outsourcing headaches

To Outsource or Not to Outsource

April 25, 2013 / by / 0 Comment
  • SumoMe

A tech start-up that relocates its business back to… France. This is not something you hear often. France’s Les Echos reports.

After deciding to outsourcce, a start-up returns back home, to France. This move represents a 180 degree turn for Laptopper.fr. The start-up, which specializes in the online sales of laptop and tablet accessories, nixed its Indonesian supplier to relocate all manufacturing back to France.

When Denis Broyer prepared the launch of his online shop in late 2010, he wanted to move quickly to fill a niche that seemed promising. Through his parents, both expatriates living in Indonesia, this former Google employee who was 24 years old at the time, eventually connected with a local shop offering unbeatable prices. The agreement was sealed, and LapTopper opened for business in April 2011.

The beginnings of the company’s colorful designs and laptop accessories seemed very promising and received the support from bloggers and social networks. In August 2012, the company expands its offerings to include supplies for the iPad. The new products are to be delivered by November, just before the strategic Christmas and New Year periods. Except they never arrive on time …

Lack of Responsiveness, Communication Problems: the Throes of an Outsourced Workshop.

This big miss forces the business owner to question his Indonesian partner. In hindsight, the results were disappointing. Between the time an order is placed and delivered, sometimes three months elapse. And transportation delays are not the only ones to blame. The Indonesian workshop shows major delays in getting items into production. This causes the start-up to be unable to respond quickly and efficiently to a surge in demand for its products and puts serious brakes on its lucrative B2B aspirations.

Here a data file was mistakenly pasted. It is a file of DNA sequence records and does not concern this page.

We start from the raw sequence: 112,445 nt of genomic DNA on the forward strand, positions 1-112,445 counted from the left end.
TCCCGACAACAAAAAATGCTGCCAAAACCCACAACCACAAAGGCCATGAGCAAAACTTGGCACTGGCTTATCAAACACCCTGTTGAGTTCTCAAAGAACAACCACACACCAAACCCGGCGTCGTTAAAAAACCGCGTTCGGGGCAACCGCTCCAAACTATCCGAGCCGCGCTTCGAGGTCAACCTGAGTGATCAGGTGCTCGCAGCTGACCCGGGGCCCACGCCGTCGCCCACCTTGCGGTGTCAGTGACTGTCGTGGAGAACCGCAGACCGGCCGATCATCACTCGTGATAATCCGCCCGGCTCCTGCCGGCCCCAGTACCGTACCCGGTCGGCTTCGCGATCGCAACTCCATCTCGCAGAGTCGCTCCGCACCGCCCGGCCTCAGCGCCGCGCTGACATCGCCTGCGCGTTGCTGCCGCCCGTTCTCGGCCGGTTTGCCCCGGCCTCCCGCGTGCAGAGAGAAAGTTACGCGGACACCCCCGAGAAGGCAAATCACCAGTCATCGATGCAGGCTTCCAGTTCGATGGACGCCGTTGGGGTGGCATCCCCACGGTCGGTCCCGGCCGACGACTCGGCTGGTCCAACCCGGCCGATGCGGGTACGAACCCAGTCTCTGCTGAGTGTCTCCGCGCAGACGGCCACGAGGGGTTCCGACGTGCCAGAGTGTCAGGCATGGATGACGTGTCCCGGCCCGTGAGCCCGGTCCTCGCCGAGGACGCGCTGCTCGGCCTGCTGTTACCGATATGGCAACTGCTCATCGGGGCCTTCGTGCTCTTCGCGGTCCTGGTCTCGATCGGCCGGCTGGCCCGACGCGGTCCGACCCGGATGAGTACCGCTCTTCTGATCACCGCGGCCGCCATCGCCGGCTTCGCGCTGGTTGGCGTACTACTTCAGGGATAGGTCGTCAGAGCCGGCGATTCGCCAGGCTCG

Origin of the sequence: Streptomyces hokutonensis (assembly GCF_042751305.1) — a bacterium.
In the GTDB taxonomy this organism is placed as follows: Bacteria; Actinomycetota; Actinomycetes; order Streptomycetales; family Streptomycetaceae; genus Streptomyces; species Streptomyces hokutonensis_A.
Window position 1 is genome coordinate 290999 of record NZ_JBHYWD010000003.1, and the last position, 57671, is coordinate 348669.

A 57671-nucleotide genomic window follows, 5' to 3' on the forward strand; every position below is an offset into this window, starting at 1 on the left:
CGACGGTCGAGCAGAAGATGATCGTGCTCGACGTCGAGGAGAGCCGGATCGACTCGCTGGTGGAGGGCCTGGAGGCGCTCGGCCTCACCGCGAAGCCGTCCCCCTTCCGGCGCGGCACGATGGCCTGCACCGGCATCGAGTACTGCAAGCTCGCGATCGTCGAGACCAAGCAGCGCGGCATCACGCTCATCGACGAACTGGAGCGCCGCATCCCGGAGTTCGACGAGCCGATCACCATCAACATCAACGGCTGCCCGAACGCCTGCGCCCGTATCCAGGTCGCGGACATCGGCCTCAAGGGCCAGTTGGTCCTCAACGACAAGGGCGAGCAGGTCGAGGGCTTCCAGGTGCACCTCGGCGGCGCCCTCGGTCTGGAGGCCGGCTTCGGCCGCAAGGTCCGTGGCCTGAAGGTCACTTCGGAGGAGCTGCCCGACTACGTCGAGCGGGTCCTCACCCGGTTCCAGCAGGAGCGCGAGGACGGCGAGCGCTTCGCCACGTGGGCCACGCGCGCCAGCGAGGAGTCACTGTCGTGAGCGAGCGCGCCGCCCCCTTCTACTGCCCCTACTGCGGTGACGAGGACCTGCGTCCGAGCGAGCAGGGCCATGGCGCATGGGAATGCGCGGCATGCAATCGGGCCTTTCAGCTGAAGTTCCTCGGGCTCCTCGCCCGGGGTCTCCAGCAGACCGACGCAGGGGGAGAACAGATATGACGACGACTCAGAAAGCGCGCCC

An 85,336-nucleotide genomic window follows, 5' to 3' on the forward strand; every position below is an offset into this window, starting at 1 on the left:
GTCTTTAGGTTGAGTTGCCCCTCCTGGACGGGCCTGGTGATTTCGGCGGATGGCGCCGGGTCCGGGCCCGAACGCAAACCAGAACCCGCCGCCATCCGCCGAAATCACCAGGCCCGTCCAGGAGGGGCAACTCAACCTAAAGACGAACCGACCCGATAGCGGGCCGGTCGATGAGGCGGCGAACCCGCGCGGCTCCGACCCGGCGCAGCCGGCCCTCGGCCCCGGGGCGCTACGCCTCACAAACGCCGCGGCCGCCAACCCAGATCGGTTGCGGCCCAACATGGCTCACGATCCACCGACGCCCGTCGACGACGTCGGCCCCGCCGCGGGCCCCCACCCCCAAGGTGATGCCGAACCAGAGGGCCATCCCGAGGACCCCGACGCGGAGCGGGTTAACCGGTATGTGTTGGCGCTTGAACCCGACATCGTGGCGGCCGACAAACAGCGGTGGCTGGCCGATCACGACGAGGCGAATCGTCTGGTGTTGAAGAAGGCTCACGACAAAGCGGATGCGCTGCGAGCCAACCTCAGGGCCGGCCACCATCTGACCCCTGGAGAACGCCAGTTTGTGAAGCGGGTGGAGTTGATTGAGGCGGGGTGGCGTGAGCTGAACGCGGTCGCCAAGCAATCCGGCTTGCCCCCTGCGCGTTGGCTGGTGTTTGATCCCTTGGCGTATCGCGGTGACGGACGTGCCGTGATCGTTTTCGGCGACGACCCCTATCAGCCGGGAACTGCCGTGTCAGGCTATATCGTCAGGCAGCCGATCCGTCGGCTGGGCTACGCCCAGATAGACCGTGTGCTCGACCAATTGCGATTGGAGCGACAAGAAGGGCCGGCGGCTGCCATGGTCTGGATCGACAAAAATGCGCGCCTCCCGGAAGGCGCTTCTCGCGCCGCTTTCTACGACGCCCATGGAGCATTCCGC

The Cost of Made ??in France? A price Increase of 20%.

Finally, the decision was made: the production would now be 100% French. After several months of research, four main suppliers are selected: two machine wood shops (PEFC label), a specialist in “green” coating and an integration company for assembly. All SMEs are located in the Vosges and in the Ain regions of France, the cradle of Laptopper.fr. Marketing for the new series of products was now imminent.

Good Idea: A Diary to Recount the Relocalization.

Since the decision was taken to relocate the production back to France, the company keeps a diary in the form of a blog called “Project Made in France.” The objective is to share the story of this strategic and rather unusual move, detail the events that led up to it, and show that “it is possible.” It is also a way to boost the reputation of the site via social networks like Facebook and Twitter. Beyond that, Laptopper.fr wants to create a true community of entrepreneurs committed to the “Made in France” philosophy.

Logical consequence of this relocation? Production costs soar by 30%. Therefore, the accessories made ??in France will cost 20% more than the previous models of Indonesian origin. But will consumers prefer low-cost competitors, most of which are “Made in China”? The executives predict that the rise in quality, the environmental dimension of its products, their design or the “made in France” argument will offset the increase in price…



Dom Einhorn is a proud Alsatian interested in a wide variety of subject matter, from literature and politics to science and sports. He speaks 5 languages fluently and calls both Wyoming and France "home." Dom is also a trivia fanatic and the editor of MastersOfTrivia.com.